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I tried the following:

sed -e 's/ü/\\"u/g' filename.tex>filename2.tex

but my terminal doesn't recognise the umlaut, so replaces all u with \"u. I know that tex has packages and what-nots that might solve this problem, but I am interested in a sed way for the moment.

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What encoding does your input file use? What encoding does your terminal use? –  choroba Jan 23 '13 at 11:32
    
I didn't get what you want to have in the final replaced file. "u or \"u or simply u or what? –  Kent Jan 23 '13 at 11:35
    
@choroba How can I find these out? –  Geoff Jan 23 '13 at 11:36
    
@Kent I want to replace the umlauted letters by their tex equivalents, so ü replaced by \"u. –  Geoff Jan 23 '13 at 11:37
    
what is the output of echo $LANG and what it gives you from file file.tex –  Kent Jan 23 '13 at 11:49
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3 Answers

up vote 2 down vote accepted

The fundamental problem is that there is a complex interaction between sed, your locale, your terminal, your shell, and the file you are operating on. Here is a list of things to try.

  • If you are lucky, your shell, sed, and the file you are working on have complete agreement on what the character you are trying to replace should be represented as. In your case, you already tried that, and it failed.

    sed 's/ü/\\"u/g' filename.tex
    
  • If you are only slightly less lucky, the other parts are fine, and it's just that your sed is not modern enough to grok the character sequence you are trying to replace. A trivial sed script like yours can be simply passed to perl instead, which usually is more up to date when it comes to character encodings.

    perl -pe 's/ü/\\"u/g' filename.tex
    

    If the character encoding is UTF-8, you may need to pass a -CSD option to Perl, and/or express the character you wish to replace with an escape of some sort. You can say \xfc for a raw hex code (that happens to be ü in Latin-1 and Latin-9) or \x{00fc} for a Unicode character, or even \N{LATIN SMALL LETTER U WITH DIAERESIS}; but notice that Unicode has several representations for this glyph (precomposed or decomposed, normalized or not). See also http://perldoc.perl.org/perlunicode.html

    (For in-place editing, perhaps you want to add the -i option, too.)

  • Finally, you may need to break down and simply figure out the raw bytes of the character code you want to replace. A few lines of hex dump of the problematic file should be helpful. After that, Perl should be able to cope, but you need to figure out how to disable character set encoding and decoding etc. If, say, you find out that the problematic sequence is 0xFF 0x03 then perl -pe 's/\xff\x03/\\"u/g' filename.tex should work.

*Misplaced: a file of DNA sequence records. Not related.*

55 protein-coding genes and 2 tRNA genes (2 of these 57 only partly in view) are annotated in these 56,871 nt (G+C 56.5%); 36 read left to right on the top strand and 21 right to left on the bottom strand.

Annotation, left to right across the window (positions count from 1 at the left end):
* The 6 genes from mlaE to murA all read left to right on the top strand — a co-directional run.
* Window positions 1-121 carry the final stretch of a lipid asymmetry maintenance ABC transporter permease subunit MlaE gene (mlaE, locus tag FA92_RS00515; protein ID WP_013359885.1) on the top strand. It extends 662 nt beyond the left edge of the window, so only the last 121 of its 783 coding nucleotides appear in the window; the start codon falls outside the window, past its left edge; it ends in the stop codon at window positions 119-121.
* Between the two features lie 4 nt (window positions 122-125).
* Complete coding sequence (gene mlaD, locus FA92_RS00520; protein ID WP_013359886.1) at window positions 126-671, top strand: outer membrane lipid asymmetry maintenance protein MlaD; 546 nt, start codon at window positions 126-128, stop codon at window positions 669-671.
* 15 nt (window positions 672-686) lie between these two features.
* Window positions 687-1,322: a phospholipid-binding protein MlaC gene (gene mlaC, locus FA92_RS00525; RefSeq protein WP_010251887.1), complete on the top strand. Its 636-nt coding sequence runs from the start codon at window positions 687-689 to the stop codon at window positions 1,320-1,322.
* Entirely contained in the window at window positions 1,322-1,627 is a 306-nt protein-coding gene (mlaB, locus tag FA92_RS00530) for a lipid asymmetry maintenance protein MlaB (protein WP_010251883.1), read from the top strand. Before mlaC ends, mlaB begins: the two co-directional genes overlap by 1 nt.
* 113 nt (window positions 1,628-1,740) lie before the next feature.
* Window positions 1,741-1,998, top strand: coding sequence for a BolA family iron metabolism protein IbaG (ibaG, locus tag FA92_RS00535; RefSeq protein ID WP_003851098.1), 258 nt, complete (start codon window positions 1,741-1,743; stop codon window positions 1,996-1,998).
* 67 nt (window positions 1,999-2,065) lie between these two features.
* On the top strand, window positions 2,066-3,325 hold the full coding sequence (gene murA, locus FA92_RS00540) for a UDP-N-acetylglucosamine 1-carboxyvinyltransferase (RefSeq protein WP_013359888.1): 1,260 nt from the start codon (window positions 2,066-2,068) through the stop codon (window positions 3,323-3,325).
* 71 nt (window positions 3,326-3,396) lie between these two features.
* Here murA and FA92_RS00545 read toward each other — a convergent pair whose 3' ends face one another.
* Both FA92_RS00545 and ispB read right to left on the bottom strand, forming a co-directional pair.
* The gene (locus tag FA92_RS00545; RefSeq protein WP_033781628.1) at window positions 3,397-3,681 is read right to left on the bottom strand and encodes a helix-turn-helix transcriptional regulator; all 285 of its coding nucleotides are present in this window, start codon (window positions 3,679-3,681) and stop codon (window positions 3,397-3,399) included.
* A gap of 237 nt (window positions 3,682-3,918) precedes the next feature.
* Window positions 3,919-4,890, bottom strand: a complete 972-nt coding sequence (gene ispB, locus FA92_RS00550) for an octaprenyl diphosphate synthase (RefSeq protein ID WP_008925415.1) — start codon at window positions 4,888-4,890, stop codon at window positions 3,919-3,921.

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When I copy and paste your perl suggestion into my shell, it removes the umlaut from the u. So again, it replaces all u not just the umlauted u. I suppose this means that the shell itself doesn't recognise the special charactors. –  Geoff Jan 23 '13 at 12:50
    
Seems likely, yes. If the encoding is UTF-8 then the character would be represented as \xc3\xbc, try that? –  tripleee Jan 23 '13 at 12:57
    
I tried perl -pe 's/\xc3/\xbc/g' but it didn't seem to affect the document at all. –  Geoff Jan 23 '13 at 15:28
    
@Geoff: No, s/\xc3\xbc/\\"u/g (should work in sed, too) –  choroba Jan 24 '13 at 8:52
1  
@Geoff: What does xxd minimal.tex return? Or any other hexdump. –  choroba Jan 24 '13 at 10:33
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Try

sed -i 's/\([\ä\ö\ü\Ä\Ü\Ö]\)/\&\1uml\;/g;y/\ä\ö\ü\Ä\Ö\Ü/aouAOU/;s/\ß/\&szlig\;/g' ${FILE} 
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I tried, I failed! I got the following error message: transform strings are not the same length. –  Geoff Jan 23 '13 at 11:21
    
mhh...maybe sed -i 's/\ä/\&auml\;/g;s/\Ä/\&Auml\;/g;s/\ö/\&ouml\;/g;s/\Ö/\&Ouml\;/g;s/\ü/\&uuml\;/g‌​;s/\Ü/\&Uuml\;/g;s/\ß/\&szlig\;/g' ${FILE} works –  Kooki Jan 23 '13 at 11:30
    
I got a bad flag now _ bad flag in substitute command: '?'_ –  Geoff Jan 23 '13 at 11:39
    
The OP is looking for translating into TeX escapes, not HTML entities. –  tripleee Jan 23 '13 at 11:59
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In case someone needs the other way round:

sed -i 's/\\"u/ü/g;s/\\"a/ä/g;s/\\"o/ö/g;s/\\"U/Ü/g;s/\\"A/Ä/g;s/\\"O/Ö/g;s/{\\ss}/ß/g' *.tex
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This will not work, because German also use u not only ü. –  CSchulz Feb 21 at 13:04
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